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5 translation errors to avoid

5 errors

Whether you are a new translator or an experienced one, you know that you are not completely safe from committing errors when translating. Obviously you wouldn't make the mistake of carbon copying the source, or translating word for word the original text. However, you must still be aware of a number of recurring errors seen in translations. Here are the 5 traps you must avoid.

Misunderstanding

This error occurs when you mistake one word for another. It is an error regarding the meaning of a word in the text. The fault can be more or less serious depending on if the translation remained in the same lexical domain or if it completely changed topics.

Misinterpretation

Don’t confuse misunderstanding and misinterpretation. While a misunderstanding can occur on a single word in a text, a misinterpretation occurs when an entire sentence or paragraph is translated erroneously.

Misinterpretation can result in a translation completely contrary to the original meaning of the text. It is a large and potentially serious error depending on the extent of the text affected.

Barbarism

This occurs when a word is distorted or doesn't exist at all in the target language. It is an error of vocabulary that changes the formation of the word. It can be the result of an inversion of letters, additional or missing letters, or the improper use of a word with a strong similarity to another word.

From the Latin barbarismus (faulty expression) and Greek barbaros (foreigner), barbarism literally means a faulty foreigner’s expression. The distorted or malformed word is, therefore, an imitation of the language of barbarians. Sometimes, barbarisms are committed by natives of a language outside of any translation. The same words are often mistaken, such as effect and affect or their, there, and they’re, etc.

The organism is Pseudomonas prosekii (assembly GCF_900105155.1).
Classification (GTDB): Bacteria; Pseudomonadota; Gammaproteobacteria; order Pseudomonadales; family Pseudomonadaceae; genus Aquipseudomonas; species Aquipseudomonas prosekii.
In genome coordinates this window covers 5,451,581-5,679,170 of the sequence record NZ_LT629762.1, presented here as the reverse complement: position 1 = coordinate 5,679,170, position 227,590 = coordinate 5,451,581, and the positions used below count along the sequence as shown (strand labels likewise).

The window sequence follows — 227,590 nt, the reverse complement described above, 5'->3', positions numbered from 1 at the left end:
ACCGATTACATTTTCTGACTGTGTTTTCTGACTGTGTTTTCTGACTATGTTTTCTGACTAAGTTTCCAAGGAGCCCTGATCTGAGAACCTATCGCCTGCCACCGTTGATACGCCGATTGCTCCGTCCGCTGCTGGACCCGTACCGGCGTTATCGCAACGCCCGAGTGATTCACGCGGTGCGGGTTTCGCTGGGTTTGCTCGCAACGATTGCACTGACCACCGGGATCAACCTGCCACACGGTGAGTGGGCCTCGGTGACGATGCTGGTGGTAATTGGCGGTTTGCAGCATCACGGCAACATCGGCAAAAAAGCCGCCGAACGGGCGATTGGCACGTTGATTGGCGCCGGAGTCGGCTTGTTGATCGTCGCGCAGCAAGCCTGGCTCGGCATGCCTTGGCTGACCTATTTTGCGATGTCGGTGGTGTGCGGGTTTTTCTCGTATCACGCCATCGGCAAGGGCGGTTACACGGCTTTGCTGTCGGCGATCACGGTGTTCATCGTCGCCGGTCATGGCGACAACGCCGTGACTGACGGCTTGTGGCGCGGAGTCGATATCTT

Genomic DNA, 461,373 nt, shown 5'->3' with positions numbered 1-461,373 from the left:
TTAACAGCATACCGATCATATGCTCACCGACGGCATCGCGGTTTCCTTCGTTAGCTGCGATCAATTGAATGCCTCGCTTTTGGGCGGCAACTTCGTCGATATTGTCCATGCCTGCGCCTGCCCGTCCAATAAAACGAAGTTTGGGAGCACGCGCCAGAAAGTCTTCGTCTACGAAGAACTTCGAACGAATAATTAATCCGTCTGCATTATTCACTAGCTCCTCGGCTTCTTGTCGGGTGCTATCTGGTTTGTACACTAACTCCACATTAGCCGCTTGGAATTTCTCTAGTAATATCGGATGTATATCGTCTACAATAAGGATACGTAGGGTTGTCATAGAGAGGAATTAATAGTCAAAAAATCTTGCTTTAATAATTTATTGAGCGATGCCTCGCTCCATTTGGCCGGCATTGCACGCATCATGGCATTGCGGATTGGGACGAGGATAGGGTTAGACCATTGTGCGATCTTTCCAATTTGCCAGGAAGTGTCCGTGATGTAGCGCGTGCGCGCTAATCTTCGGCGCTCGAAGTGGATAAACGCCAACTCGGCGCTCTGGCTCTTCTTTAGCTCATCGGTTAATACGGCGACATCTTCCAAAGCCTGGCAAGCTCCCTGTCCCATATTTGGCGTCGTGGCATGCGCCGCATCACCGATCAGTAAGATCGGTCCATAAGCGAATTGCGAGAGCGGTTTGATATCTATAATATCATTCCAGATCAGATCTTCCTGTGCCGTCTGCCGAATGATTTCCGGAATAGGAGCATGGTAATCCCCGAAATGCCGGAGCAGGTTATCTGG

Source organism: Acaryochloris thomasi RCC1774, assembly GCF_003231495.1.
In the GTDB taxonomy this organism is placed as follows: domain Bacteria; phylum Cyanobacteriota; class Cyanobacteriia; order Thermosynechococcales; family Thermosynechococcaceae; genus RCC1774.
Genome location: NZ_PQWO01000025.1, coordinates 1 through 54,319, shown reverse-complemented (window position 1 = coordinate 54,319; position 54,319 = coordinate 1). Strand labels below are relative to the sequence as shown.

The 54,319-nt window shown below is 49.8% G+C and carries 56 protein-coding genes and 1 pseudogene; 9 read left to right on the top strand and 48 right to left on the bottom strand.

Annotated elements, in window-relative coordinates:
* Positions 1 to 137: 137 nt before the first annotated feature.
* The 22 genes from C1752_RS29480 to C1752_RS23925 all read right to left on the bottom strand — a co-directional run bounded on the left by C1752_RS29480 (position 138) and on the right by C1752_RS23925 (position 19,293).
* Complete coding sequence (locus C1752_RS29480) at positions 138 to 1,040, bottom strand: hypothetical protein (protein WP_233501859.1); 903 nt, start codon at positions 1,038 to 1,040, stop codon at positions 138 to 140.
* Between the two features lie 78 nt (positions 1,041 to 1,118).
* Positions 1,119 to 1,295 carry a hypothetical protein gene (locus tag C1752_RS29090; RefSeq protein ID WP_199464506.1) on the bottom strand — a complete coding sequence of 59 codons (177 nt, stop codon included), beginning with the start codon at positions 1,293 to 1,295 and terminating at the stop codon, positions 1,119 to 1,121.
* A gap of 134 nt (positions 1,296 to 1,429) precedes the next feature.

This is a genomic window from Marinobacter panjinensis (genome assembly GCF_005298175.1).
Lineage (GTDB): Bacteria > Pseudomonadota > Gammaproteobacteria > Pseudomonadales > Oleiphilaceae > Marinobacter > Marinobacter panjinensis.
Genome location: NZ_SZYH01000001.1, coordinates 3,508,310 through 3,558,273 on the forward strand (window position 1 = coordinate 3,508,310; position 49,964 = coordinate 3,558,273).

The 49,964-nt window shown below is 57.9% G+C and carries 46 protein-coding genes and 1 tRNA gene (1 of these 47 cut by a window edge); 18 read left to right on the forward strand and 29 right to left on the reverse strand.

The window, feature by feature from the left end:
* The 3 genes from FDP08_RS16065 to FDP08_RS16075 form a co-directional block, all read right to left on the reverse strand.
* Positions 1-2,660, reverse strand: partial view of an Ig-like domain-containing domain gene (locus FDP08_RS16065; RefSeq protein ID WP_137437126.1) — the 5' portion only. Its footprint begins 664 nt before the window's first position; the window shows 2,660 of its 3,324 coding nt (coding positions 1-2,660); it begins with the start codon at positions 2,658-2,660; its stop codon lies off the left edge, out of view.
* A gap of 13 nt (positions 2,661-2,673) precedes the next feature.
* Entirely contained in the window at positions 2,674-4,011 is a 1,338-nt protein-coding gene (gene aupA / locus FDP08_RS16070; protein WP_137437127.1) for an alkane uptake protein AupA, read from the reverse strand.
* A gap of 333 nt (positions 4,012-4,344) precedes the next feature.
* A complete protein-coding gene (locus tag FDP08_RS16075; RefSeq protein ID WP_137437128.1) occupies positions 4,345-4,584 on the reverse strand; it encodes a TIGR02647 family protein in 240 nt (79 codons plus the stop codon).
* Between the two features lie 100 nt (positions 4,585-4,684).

These lexical errors can be seen as minor or even exotic. According to Chateaubriand, “A good barbarism can stay in a language without disfiguring it; solecisms can never establish themselves without destroying it.” 

Solecism

If barbarism breaks the rules of the form of a work, solecism breaks the syntax of a phrase. This kind of error occurs when a sentence doesn't follow the natural syntax of a language. It is equivalent to any other syntactic error. In English, perhaps the most common form of solecism is the double negative. An example of this can be heard in “Another Brick in the Wall (part 2)” by Pink Floyd, “We don’t need no education.”

The word solecism originates from the Greek colony of Soli in Cilicia. Ancient Athenians believed the colonists’ dialect to be a linguistic massacre and thus named the errors solecisms.

Omission

This translation mistake comes from abandoning or refusing to translate a part of a text because of its difficulty. Generally, it is a single word or a portion of a text that is too complicated for a translator.

Rather than creating a misunderstanding or misinterpretation, the translator would prefer not to translate the section at all. And yet, it is as detrimental for the reader and for the text's original author, who may feel betrayed by the translator. This error has even been the subject of a disclaimer “errors and omissions excepted,” in certain legal or accounting documents.

Obviously, outside of just these five traps, a translator must also avoid committing orthographic errors, or mistakes in conjugation or syntax. And, while he needn’t be an acclaimed author, he must undertake to maintain the original spirit of the text while avoiding poor turns of phrases or stylistic transgressions.